New series: Letters to Ryan

Tuesday, June 9, 2015

I've recently met a young writer who just graduated high school. Apparently, I'm the first "real writer" (what does this mean?) she's ever met. Thinking back to my own days as a young adult, I would have loved for someone to come alongside me, to care about my work and to help me on my journey. So I've offered to take a look at some of Ryan's work and impart some of the "wisdom" I've accumulated over the past years. I'm going to post my e-mails to her here on my blog.

Ryan wrote last week to express a bit of nervousness at the idea of letting someone outside her family read what she had written--this was my response. 

Hi Ryan,

It's a big leap, definitely: sharing your work with someone you hardly know. As writers, our work is a part of us in a way that few other professionals understand. My husband is an engineer--if someone doesn't like his design, he doesn't feel personally rejected. He just finds a way to improve it. But as writers, if someone doesn't like our work, it doesn't feel like they don't like the work--it feels like they don't like us. Our work comprises our most private thoughts, our most vulnerable ideas. It isn't what we do; it is who we are. We put it out there, with trembling and trepidation, stripped of our usual defenses. 

Defenses. This is what you must be willing to lay down, in order to become a writer. I will tell you now that there is so far no published work of mine that I haven't been terrified to thrust forward for public consumption. Stories that touch and affect people are necessarily too raw, too honest, too naked, really. And who wants to stand naked in front of strangers? It's an odd profession I have chosen. I swing between twin poles of terror and hunger, afraid of rejection, yet craving connection. What usually wins out is the idea that something I write could possibly get a tiny hook, burr-like, into the soft parts of someone else's heart. It could lodge there. (I am remembering here the writers that have lodged their words into me, the ones that have made me feel less alone, less afraid, more okay. The ones who assured me of what it is to be human, of what it is to love, of what it is to believe. I carry these writers around with me all the time, and I return to them like touchstones. Who would I be without them? The question is unthinkable.)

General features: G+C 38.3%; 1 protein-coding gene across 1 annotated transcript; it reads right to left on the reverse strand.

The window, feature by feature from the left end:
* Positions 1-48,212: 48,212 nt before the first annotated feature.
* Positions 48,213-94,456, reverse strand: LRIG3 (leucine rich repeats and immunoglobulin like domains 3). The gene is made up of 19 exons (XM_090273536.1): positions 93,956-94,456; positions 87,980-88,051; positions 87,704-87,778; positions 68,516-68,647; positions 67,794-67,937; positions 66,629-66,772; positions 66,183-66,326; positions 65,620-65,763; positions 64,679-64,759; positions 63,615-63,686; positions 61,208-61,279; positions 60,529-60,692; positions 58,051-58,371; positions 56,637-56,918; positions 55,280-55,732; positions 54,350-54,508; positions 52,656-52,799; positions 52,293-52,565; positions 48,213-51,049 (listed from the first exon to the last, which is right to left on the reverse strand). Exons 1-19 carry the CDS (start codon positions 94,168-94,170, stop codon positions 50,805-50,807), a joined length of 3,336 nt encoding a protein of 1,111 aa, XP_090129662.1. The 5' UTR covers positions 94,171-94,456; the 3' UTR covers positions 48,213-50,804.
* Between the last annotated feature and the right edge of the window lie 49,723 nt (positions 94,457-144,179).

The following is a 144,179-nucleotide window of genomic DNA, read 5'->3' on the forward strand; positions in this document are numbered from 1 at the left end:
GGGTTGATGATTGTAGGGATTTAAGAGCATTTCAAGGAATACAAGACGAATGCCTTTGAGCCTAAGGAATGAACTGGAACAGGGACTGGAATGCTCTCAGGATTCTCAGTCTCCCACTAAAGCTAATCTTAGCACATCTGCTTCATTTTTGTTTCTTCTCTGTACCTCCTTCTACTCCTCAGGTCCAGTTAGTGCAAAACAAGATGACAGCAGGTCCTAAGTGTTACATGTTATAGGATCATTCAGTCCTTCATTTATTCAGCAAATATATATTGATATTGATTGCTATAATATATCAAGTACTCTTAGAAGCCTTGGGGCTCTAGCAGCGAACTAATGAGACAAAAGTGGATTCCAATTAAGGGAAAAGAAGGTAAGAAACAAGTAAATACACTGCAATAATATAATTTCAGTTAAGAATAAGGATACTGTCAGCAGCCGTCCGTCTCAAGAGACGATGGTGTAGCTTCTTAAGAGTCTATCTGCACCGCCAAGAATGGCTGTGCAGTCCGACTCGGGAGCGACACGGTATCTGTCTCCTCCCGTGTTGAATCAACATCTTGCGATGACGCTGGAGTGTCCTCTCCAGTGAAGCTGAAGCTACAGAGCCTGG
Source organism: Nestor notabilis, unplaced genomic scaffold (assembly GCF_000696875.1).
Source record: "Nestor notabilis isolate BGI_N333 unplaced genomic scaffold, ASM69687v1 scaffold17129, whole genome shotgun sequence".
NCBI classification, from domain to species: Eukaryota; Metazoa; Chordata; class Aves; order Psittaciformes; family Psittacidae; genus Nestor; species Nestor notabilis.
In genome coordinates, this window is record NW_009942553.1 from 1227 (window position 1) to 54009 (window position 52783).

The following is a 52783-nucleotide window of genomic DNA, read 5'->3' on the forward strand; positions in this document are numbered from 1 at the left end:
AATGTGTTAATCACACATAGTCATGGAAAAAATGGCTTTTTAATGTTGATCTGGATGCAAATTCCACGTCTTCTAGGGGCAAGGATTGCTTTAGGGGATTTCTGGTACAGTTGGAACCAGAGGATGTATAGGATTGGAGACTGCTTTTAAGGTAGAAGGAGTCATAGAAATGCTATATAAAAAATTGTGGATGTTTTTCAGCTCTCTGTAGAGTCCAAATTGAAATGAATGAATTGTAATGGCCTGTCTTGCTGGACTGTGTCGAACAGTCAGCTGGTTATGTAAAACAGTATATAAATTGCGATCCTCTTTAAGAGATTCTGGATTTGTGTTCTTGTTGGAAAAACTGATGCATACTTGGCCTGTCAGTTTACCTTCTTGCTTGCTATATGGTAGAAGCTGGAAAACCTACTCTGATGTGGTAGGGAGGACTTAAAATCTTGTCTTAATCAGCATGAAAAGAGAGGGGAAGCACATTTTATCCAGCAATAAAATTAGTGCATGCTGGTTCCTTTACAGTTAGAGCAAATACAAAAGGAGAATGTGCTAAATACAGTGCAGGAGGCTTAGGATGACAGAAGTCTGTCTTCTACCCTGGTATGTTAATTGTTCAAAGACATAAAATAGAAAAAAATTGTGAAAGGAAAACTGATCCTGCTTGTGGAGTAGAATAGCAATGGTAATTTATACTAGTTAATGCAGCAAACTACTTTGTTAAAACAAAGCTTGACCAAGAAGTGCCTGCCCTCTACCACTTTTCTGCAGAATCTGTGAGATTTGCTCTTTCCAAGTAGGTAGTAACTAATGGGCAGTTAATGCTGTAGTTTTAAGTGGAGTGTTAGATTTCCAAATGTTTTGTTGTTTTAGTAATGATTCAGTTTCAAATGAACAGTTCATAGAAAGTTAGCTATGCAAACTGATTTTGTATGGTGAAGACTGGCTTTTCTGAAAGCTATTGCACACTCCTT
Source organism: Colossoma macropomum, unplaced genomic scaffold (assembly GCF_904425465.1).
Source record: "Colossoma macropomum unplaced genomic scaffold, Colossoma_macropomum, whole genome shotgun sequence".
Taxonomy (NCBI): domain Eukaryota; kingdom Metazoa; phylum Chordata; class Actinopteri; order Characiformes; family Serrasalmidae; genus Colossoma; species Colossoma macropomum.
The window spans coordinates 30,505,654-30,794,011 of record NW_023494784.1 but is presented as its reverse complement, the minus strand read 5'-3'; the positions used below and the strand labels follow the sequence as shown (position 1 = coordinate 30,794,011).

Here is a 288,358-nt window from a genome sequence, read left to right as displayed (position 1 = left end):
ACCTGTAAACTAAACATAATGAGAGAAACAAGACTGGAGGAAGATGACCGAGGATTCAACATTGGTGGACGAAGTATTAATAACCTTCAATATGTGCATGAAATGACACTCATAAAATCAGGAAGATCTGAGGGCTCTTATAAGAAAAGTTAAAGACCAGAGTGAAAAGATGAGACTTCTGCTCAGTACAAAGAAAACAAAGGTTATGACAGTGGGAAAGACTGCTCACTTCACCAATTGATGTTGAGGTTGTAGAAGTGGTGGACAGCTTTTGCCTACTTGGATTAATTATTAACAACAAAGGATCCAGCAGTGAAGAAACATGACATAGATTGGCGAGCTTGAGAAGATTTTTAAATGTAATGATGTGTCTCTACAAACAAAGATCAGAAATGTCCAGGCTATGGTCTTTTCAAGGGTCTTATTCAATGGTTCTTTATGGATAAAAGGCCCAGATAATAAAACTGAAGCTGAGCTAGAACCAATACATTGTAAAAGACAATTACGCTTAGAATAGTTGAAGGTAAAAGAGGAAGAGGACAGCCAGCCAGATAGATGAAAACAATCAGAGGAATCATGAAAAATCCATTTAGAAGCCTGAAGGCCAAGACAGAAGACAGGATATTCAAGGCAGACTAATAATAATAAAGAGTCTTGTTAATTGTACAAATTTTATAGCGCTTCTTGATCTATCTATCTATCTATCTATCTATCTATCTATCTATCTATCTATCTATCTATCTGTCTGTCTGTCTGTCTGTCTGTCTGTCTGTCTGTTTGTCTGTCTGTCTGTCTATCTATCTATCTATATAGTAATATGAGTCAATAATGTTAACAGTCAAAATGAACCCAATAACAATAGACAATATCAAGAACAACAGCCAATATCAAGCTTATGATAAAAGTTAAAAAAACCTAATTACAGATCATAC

This idea is so powerful that, when I think I've really got something, I risk the rejection. 

Send me whatever you want to send me. Send me a bit that made your heart beat fast as you typed it out. I'm interested; the invitation stands. 

Thank you for reading this fairly ridiculous email. :)


1 comment:

  1. Beth this is an awesome summary of the humanity and vulnerability of writers. Since I've recently stepped out in faith on my own journey, this piece really spoke to me. Thank you for sharing.